Ringo Starr loved boozy holiday lunches with Cilla Black but feels regret over final days of childhood pal
Ringo knew Cilla for far longer than his Beatles bandmates and has been left devastated by her death
BY CLEMMIE MOODIE
24 SEP 2015
Cilla Black and Ringo Starr were childhood friends and he has been left devastated by her death
They were two young working-class kids growing up together in Liverpool, Richie Starkey and Priscilla White.
Then he was a drummer in bands and she was the cloakroom girl who got up to sing at the Cavern Club.
Then suddenly he was Ringo Starr of the world-conquering Beatles and she was Cilla Black, chart-topping singer and TV personality.
Now Ringo, 75, who knew Cilla long before his bandmates John, Paul or George had ever met her, has spoken for the first time about the death of his old childhood friend.
“I was in LA when I found out she died, and actually found out via a news outlet rather than someone ringing me up to tell me,” he says.
Barbara Bach, Ringo Starr and Cilla Black, who remained close all their lives
She was three years younger than Ringo and he was shocked that she went so suddenly following a fall at her home in Spain on August 1.
They had always kept in touch and over the years went on lots of holidays together, particularly when they both had young children.
The Beatles with Cilla Black in 1968
“Cilla started at the same time we did,” Ringo recalls.
“She was important in Liverpool and so were we – and then we had to fight the rest of the world together!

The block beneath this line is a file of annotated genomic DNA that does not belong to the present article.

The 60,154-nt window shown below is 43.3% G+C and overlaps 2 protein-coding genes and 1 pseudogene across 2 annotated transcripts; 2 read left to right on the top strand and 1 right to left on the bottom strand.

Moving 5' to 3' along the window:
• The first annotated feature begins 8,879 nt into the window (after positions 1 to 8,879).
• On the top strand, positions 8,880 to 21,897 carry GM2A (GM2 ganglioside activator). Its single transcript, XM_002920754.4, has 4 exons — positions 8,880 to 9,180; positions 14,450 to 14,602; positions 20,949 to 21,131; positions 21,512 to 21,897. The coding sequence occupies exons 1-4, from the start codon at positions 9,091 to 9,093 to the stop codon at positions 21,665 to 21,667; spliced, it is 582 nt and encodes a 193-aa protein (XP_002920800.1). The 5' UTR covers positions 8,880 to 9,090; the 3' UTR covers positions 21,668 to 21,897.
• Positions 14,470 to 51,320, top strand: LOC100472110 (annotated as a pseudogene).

Tommy Quickly, Billy J Kramer, Rolf Harris, Cilla Black (in pink dress), Paul McCartney, Ringo Starr, George Harrison, John Lennon - at 'The Beatles' Christmas Show'
“I remember her before she ever made it – she lived in a tenement. Her mother was a friend of my mother’s and we would just hang out.
"We didn’t think about it at the time, we never, ever thought. ‘Oh wow, we’re going to be a part of something so big’.”
With a stage name inspired by the collection of rings he wore, Ringo was the popular and flamboyant drummer with Rory Storm and the Hurricanes before he got his big break in The Beatles.
“With his Elvis hairdo and sideboards... he was a good mate,” Cilla wrote in her autobiography.
Ringo “She was in the Cavern doing the coats, and all the bands would call her on stage, saying ‘Come on, Cill, give us a song’,” Ringo remembers.
Ringo Starr being interviewed by Clemmie Moodie
“And she’d be ‘Oooh no, no, I couldn’t possibly’.”
With a find laugh, he adds: “But you couldn’t keep her back - she’d trample on you to get up on stage!”
It was later The Beatles manager Brian Epstein who gave Cilla her first recording contract.
From there Ringo and Cilla’s friendship continued as they took their separate paths - Ringo finding global fame with the Beatles and Cilla becoming first a chart-topping singer in her own right and then the beloved Saturday Night entertainer with Surprise, Surprise and Blind Date.
Young Beatle Ringo Starr
Now Ringo looks back with happiness on their numerous holidays abroad together, including a sailing holiday in the south of France.
And in his new hardback book, Photograph, showing scores of intimate, behind-the-scenes pictures of the Beatles, one photo shows the group partying with Cilla on her 21st birthday.
“We had a lot of fun together and she had some great New Year’s Eve parties when she moved to London,” he smiles.
“There were some crazy times, all very showbizzy, lots of champagne, and all of us leaving at dawn. Never been big on champagne – too much gas.